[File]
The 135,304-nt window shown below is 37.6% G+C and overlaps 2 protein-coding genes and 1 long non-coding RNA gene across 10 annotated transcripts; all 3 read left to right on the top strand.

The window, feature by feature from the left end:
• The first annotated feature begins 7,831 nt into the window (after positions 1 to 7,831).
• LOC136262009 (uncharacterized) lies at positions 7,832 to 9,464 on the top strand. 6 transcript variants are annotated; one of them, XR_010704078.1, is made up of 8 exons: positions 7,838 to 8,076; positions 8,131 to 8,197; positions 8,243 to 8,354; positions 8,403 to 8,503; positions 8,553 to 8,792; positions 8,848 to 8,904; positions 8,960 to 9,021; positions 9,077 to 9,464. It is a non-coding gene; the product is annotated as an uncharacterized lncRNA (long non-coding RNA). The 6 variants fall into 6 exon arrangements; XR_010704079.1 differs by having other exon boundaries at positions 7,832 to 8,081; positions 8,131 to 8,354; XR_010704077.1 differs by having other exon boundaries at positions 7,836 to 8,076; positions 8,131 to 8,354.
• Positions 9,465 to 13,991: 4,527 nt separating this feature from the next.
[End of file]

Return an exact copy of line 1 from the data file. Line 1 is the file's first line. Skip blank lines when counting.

The 135,304-nt window shown below is 37.6% G+C and overlaps 2 protein-coding genes and 1 long non-coding RNA gene across 10 annotated transcripts; all 3 read left to right on the top strand.